Why More Android Users Are Switching Over to iPhones

Stephen Lam/ Getty Images

Stephen Lam/Getty Images

It’s always a touchy subject for the Android faithful, but it does appear that Apple may finally be breaking into Android’s dominance in smartphones. Late last month, Apple CEO Tim Cook reported that three out of every 10 iPhones sold during the summer were purchased by Android converts, according to ZDNet. This was the highest percentage of switchers since Apple started tracking the trend three years ago.

So why are Android users switching? What has changed that is attracting new customers to the Apple platform? There are several changes to the iPhone itself, its software, and the way it’s marketed that makes it a more attractive option to Android users.

1. Size matters

Apple made the argument for years that Android manufacturers’ rush toward larger and larger devices was irrelevant. People didn’t really want that, they argued. As CNET noted, Steve Jobs in 2010 said “no one is going to buy a big phone.” Well, Jobs was wrong.

Within months of the launch of the iPhone 6 and 6 Plus — Apple’s largest phones to date — the evidence said otherwise. By mid-year, CNET reported that the 6 Plus made up 44% of all “phablet” sales — that is, phones with screen sizes over five inches. There was obviously a good deal of pent up demand for Apple’s first super-sized iPhone, and undoubtedly a portion of the interested buyers were Android users.

2. Better support and faster updates

While Android’s allure is the fact that you have so many choices, it isn’t always a good thing. In producing the Android operating system, Google needs to keep in mind all the different possibilities for hardware that might exist. These differences mean that different versions of Android must be customized for every device, slowing down the upgrade process.

ZDNet’s Kevin Tofel argues that the lack of the middleman with Apple means a faster and more consistent experience for the user. Apple builds the necessary customizations into iOS and ships them directly to the consumer. It’s not always flawless, but it works well.

Add to this the fact that iOS 9 will support every device since the iPhone 4S, and even long-time phone owners are still running current software. You can’t say the same for most Android phones.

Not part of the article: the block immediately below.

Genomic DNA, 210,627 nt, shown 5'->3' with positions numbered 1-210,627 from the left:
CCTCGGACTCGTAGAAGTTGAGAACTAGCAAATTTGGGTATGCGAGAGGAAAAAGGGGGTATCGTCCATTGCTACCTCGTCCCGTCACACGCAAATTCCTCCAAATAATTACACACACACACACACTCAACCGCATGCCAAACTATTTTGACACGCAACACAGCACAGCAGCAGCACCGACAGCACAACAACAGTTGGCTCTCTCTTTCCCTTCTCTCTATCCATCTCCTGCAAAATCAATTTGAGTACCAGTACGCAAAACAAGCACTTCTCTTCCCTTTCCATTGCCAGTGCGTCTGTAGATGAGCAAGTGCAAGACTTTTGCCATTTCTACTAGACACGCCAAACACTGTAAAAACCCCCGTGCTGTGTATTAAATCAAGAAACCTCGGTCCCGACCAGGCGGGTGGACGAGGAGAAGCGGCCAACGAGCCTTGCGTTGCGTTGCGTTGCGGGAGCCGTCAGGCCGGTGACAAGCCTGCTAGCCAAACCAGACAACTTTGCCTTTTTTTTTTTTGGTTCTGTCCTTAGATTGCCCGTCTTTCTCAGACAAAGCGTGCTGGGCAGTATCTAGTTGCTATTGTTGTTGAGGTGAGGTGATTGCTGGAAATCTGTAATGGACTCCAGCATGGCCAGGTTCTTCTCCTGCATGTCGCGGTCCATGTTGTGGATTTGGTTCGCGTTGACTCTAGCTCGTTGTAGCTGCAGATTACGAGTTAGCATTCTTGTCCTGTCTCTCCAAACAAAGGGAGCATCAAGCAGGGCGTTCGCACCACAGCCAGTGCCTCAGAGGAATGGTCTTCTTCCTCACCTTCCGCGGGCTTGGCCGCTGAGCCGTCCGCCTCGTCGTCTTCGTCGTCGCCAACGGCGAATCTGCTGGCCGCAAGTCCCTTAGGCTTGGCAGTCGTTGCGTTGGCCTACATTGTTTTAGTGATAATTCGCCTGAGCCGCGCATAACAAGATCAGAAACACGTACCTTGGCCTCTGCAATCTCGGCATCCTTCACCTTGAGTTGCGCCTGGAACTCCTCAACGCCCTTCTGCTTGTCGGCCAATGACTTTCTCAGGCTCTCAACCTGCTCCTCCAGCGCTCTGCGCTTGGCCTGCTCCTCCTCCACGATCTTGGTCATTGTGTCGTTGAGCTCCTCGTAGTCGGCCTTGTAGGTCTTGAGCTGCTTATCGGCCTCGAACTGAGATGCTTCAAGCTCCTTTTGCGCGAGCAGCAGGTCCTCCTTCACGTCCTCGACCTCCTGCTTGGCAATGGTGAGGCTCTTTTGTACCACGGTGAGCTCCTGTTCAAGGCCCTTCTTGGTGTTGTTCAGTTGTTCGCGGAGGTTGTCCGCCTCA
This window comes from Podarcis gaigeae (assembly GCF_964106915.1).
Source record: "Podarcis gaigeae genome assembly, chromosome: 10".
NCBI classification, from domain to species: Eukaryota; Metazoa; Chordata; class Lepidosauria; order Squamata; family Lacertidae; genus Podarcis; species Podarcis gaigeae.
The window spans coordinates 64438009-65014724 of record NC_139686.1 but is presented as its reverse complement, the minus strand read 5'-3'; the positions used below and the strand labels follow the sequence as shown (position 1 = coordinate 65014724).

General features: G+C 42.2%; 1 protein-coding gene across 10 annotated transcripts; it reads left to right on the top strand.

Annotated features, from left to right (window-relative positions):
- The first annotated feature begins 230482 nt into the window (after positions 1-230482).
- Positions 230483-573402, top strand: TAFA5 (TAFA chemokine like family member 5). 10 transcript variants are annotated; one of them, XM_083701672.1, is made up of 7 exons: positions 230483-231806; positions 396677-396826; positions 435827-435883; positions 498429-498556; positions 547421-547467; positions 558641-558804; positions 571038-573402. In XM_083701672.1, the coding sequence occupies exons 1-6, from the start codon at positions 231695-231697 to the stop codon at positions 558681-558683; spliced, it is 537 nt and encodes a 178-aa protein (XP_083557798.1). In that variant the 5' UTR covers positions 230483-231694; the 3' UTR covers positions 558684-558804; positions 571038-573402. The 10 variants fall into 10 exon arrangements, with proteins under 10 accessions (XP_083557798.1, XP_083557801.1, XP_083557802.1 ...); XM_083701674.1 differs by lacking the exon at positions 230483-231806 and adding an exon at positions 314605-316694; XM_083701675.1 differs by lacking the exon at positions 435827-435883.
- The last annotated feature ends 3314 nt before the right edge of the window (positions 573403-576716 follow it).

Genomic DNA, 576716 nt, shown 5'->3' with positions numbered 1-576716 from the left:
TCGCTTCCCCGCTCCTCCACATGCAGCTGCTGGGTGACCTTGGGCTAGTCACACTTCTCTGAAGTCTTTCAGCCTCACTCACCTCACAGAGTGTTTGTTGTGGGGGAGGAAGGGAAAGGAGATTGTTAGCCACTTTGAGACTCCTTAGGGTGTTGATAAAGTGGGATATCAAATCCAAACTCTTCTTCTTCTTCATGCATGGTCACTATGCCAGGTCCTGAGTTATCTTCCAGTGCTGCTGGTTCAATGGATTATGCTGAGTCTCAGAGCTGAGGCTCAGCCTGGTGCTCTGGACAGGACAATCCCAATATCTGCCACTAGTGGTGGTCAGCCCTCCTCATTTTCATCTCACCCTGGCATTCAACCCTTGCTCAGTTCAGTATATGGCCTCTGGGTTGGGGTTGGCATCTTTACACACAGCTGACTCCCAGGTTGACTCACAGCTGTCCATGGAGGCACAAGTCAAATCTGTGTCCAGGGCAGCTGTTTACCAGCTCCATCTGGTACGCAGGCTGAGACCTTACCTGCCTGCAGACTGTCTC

iOS 9 apps on iPads and iPhone

Source: Apple

3. It’s no longer expensive

Motherboard’s Nicholas DeLeon has another possible reason for the iPhone’s success, and it comes down to price. This has a lot to do with the changes in how cellular providers sell you a phone. In the days of subsidies, the iPhone cost you $200 or more — while a ton of equally good Android phones were offered for far less.

With most phones now on a level playing field (you pay a monthly fee to purchase the phone outright), there is no longer a substantial difference in price to worry about. Add to this carriers falling over each other to provide specials on iPhone leases, and consumers have options that work better within budgets.

4. The acquisition of Beats

While Apple’s acquisition of Beats may have not made much sense at the outset, it’s paying dividends in the long run. A popular brand in the younger generation, by association Apple might gain converts from being so closely associated to Beats.

Beats is also likely the sole reason why Apple Music is going to be the first product by the company that will be delivered in an Android-native app. Having the Apple name in front of Android users day in and day out may result in a few at least considering an iPhone as their next phone purchase.

5. It just works

It sounds so cliche. After all, the saying “it just works” was a marketing gimmick used by the company for a long time. But there may be some truth to it. A recent search of an Apple switching thread on Reddit found it was a common reason for Android users to consider iPhones. CIO’s Jim Lynch says users cited the need for tinkering with Android as a reason they came to Apple, as well as the bloatware many carriers and manufacturers add to the Android OS.

Follow Ed on Twitter @edoswald

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